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NPO publishes blog articles to inform and to stimulate conversation about issues of importance to NPO's mission.  All blog articles express the opinions of the authors as individuals and do not necessarily reflect the views of National Parents Organization, its Board of Directors, or its executives.  

April 8, 2018 by Robert Franklin, Esq, Member, National Board of Directors, National Parents Organization

This just in from the Department of “Duh.” (St. Joseph News-Express, 4/6/18). It seems that “experts” have discovered that there’s “a correlation between child abuse and poverty.” Inspector Gadget comes, unbidden, to mind.

Yes, it’s true; the poor do tend to abuse and neglect their kids more than do the more affluent. Of course, far down at the bottom of the article, the reality behind that factoid is finally revealed.

Poverty has a bigger impact on neglect than on physical abuse.

Right again. The reason that what we’re really talking about when we talk about poverty and child maltreatment is the inability of the poor to hover over their children 24 hours a day. Because they don’t have the money for daycare, can’t take time off work to greet little Andy or Jenny at the end of the school day or to tend to an illness, the poor are more likely to be tagged with neglect, some of it real, much of it not.

This is not obscure information. However breathless may be the article’s revelation, we’ve known the detriments faced by the children of the poor for many, many decades.

Ashley Philips, early childhood programs director, said stress more than likely plays a major factor in the abuse cases. The stress comes from both working parents trying to make ends meet, paying bills, and providing food and shelter on a meager salary.

“When you have families who are stressed, they have external stresses in their lives, we see a rise in child abuse across the nation,” Philips said.

There’s little doubt that the higher stress and lower access to public resources mean poor parents are more likely to neglect and possibly abuse their kids. Of course selection bias may play a role in the data. My guess is that those who are required to report abuse and neglect of children would be more likely to report a poor parent than an affluent one. My further guess is that child protective agencies know they have an easier time making a case stick against poor parents who likely don’t know their rights than affluent ones who do. All that may add up to a cohort of cases, selection of which was biased against the poor. It’s speculation on my part, but I’d call it informed speculation.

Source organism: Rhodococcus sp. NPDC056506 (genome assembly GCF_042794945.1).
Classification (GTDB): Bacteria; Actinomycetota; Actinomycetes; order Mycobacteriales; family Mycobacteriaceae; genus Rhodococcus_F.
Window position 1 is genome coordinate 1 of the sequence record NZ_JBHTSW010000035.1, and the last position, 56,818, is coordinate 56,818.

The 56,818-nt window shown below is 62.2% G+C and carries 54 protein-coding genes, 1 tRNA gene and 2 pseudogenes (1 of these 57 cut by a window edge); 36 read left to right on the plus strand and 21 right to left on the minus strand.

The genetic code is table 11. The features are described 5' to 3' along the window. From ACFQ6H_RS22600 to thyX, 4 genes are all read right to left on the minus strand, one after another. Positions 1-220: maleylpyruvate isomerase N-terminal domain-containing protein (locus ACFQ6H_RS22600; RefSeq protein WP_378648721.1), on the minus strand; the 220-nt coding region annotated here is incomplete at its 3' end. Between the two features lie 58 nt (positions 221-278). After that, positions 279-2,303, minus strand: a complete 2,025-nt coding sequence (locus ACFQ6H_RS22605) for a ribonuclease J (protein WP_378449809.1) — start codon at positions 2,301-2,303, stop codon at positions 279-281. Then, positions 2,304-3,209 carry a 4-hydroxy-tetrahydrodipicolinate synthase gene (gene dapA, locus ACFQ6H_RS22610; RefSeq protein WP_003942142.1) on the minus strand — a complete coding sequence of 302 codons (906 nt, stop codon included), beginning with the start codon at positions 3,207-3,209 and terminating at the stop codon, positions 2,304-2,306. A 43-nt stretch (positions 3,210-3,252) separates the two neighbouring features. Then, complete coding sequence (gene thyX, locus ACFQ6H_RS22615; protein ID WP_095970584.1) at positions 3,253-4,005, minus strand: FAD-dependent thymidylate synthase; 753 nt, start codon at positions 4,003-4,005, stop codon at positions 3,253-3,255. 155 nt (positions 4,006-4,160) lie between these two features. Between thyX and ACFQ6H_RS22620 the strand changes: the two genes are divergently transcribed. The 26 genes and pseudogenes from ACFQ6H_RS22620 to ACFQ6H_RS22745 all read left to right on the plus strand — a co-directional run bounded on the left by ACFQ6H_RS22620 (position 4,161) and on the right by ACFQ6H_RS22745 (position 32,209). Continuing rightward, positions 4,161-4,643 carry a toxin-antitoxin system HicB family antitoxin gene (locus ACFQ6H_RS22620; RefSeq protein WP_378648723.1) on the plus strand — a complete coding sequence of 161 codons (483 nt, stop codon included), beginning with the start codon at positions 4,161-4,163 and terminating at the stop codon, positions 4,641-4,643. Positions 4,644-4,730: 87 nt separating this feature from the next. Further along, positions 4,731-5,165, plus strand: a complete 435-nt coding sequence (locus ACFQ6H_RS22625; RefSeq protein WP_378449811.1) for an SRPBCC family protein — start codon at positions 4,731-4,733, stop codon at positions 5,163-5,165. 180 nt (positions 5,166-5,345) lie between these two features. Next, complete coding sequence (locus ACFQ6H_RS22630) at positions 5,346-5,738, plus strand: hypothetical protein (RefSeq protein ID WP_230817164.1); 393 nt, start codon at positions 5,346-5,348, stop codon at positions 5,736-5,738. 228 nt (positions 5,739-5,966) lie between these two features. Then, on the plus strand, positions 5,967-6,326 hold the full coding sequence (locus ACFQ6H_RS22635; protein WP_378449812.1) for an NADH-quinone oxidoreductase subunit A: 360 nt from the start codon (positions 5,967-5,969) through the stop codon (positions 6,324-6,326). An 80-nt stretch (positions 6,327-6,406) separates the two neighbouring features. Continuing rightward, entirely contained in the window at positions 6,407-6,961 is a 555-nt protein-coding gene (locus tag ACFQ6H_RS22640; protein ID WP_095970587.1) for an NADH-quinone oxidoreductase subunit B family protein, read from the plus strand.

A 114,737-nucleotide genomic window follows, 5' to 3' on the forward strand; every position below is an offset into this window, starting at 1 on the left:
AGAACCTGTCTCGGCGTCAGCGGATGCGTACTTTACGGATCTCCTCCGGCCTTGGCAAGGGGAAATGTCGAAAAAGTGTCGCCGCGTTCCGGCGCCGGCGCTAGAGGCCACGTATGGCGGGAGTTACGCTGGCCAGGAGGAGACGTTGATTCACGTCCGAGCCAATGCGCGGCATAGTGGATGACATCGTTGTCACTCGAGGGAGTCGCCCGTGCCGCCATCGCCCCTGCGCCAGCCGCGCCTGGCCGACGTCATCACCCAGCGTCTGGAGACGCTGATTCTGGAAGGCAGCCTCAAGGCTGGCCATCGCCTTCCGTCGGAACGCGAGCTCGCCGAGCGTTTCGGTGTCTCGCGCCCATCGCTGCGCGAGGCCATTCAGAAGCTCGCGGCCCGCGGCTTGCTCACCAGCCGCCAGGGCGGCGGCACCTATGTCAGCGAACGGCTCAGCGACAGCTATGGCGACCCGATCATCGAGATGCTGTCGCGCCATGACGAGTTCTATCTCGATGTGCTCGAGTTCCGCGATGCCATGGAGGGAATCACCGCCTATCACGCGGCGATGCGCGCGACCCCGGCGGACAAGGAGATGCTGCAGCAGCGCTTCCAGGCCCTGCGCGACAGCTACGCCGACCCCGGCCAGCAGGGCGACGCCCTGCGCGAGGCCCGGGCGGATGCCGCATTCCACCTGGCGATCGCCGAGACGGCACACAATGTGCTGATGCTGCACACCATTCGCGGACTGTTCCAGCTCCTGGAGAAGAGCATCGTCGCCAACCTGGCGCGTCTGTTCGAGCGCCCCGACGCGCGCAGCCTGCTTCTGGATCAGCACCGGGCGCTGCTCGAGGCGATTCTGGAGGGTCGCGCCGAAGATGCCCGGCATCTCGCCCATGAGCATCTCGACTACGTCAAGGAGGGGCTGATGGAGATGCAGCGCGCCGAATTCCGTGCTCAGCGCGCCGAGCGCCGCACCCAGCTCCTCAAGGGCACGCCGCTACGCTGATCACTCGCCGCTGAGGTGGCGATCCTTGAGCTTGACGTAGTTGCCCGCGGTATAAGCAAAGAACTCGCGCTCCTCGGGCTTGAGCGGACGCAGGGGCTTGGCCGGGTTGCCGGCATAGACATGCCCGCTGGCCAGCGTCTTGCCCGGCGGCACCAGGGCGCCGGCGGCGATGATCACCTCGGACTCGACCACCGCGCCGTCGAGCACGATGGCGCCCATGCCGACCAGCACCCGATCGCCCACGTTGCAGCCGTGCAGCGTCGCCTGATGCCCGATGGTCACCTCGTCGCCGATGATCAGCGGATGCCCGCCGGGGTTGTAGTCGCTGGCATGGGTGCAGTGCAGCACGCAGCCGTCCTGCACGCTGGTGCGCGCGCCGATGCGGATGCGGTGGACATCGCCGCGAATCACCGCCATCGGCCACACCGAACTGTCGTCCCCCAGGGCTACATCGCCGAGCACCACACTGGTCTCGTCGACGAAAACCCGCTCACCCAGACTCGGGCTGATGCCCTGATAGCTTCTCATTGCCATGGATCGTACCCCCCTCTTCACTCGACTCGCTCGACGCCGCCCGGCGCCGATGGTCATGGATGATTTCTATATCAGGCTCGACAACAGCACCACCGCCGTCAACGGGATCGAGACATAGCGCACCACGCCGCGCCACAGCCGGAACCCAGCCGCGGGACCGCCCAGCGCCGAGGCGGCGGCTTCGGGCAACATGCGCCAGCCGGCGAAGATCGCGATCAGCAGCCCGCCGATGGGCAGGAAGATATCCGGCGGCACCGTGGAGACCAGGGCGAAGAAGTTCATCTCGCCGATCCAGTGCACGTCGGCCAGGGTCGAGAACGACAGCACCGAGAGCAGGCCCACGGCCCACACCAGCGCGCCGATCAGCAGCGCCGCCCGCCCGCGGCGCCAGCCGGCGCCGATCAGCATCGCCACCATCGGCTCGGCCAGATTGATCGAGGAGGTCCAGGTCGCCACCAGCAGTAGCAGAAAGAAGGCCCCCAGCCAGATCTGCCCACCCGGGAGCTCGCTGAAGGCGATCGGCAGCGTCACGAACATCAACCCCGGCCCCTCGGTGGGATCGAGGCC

Meanwhile, the obvious occurs to none of the people quoted in the article.

Not all parents who live in poverty abuse their children and many who do are not poor,” wrote Shadi Houshyar on the First Focus website. “The link between child abuse and poverty can be explained in a number of ways.”

One way is poverty generating family stress and parents living in poverty not having access to the resources necessary or factors like substance abuse Houshyar wrote.

Well, try this on for size: single parents, particularly single mothers, are far more likely to live in poverty than any other adults. If there’s a link between poverty and child maltreatment – and there is – then there’s also a link between single parenthood and child maltreatment. Over 33% of single mothers live in poverty, over twice the overall rate of 14.8% and about double the rate for single fathers of 17.8%. Indeed, in a backhanded sort of way, the National Bureau of Economic Research, whose study occasioned the linked-to article, said as much.

The National Bureau of Economic Research also reported that absent and/or unemployed fathers and increased poverty are associated with higher rates of maltreatment.

Right. The lack of a father in the home hugely increases Mom’s probability of living in poverty that in turn increases little Andy or Jenny’s chances of being abused or neglected.

And yet we wouldn’t dream of demanding that courts keep Dad involved in his children’s lives instead of tossing him out like the week’s trash. Nor would we consider criticizing women who go the route of “single mother by choice.” It’s bad for the kids, but why mention the fact if doing so stands to offend, say, NOW.

But don’t forget that courts, law and public policy always act in the best interests of children.

 

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National Parents Organization is a non-profit that educates the public, families, educators, and legislators about the importance of shared parenting and how it can reduce conflict in children, parents, and extended families. Along with Shared Parenting we advocate for fair Child Support and Alimony Legislation. Want to get involved?  Here’s how:

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#poverty, #childabuse, #childneglect, #singleparenthood

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